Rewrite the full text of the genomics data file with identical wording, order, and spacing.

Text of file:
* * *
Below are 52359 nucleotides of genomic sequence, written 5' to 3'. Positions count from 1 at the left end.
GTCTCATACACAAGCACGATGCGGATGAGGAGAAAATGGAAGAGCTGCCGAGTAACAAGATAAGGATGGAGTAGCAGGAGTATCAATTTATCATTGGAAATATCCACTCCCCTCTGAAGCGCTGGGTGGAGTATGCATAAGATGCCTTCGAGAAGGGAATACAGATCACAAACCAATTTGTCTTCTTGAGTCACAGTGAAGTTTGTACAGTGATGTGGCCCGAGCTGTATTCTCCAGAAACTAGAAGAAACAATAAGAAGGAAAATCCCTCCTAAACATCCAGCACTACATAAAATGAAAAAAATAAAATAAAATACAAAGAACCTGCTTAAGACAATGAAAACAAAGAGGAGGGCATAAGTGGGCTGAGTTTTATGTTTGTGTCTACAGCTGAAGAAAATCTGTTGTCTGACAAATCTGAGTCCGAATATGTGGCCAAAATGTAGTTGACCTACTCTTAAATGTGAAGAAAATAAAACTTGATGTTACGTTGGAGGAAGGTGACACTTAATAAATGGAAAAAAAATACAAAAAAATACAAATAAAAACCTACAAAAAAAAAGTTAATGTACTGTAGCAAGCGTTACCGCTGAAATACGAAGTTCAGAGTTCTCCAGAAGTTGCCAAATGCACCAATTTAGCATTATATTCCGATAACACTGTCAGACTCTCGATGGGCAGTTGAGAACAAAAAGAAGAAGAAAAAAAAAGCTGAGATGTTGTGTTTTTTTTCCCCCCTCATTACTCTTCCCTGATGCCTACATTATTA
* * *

Below are 52359 nucleotides of genomic sequence, written 5' to 3'. Positions count from 1 at the left end.
GTCTCATACACAAGCACGATGCGGATGAGGAGAAAATGGAAGAGCTGCCGAGTAACAAGATAAGGATGGAGTAGCAGGAGTATCAATTTATCATTGGAAATATCCACTCCCCTCTGAAGCGCTGGGTGGAGTATGCATAAGATGCCTTCGAGAAGGGAATACAGATCACAAACCAATTTGTCTTCTTGAGTCACAGTGAAGTTTGTACAGTGATGTGGCCCGAGCTGTATTCTCCAGAAACTAGAAGAAACAATAAGAAGGAAAATCCCTCCTAAACATCCAGCACTACATAAAATGAAAAAAATAAAATAAAATACAAAGAACCTGCTTAAGACAATGAAAACAAAGAGGAGGGCATAAGTGGGCTGAGTTTTATGTTTGTGTCTACAGCTGAAGAAAATCTGTTGTCTGACAAATCTGAGTCCGAATATGTGGCCAAAATGTAGTTGACCTACTCTTAAATGTGAAGAAAATAAAACTTGATGTTACGTTGGAGGAAGGTGACACTTAATAAATGGAAAAAAAATACAAAAAAATACAAATAAAAACCTACAAAAAAAAAGTTAATGTACTGTAGCAAGCGTTACCGCTGAAATACGAAGTTCAGAGTTCTCCAGAAGTTGCCAAATGCACCAATTTAGCATTATATTCCGATAACACTGTCAGACTCTCGATGGGCAGTTGAGAACAAAAAGAAGAAGAAAAAAAAAGCTGAGATGTTGTGTTTTTTTTCCCCCCTCATTACTCTTCCCTGATGCCTACATTATTA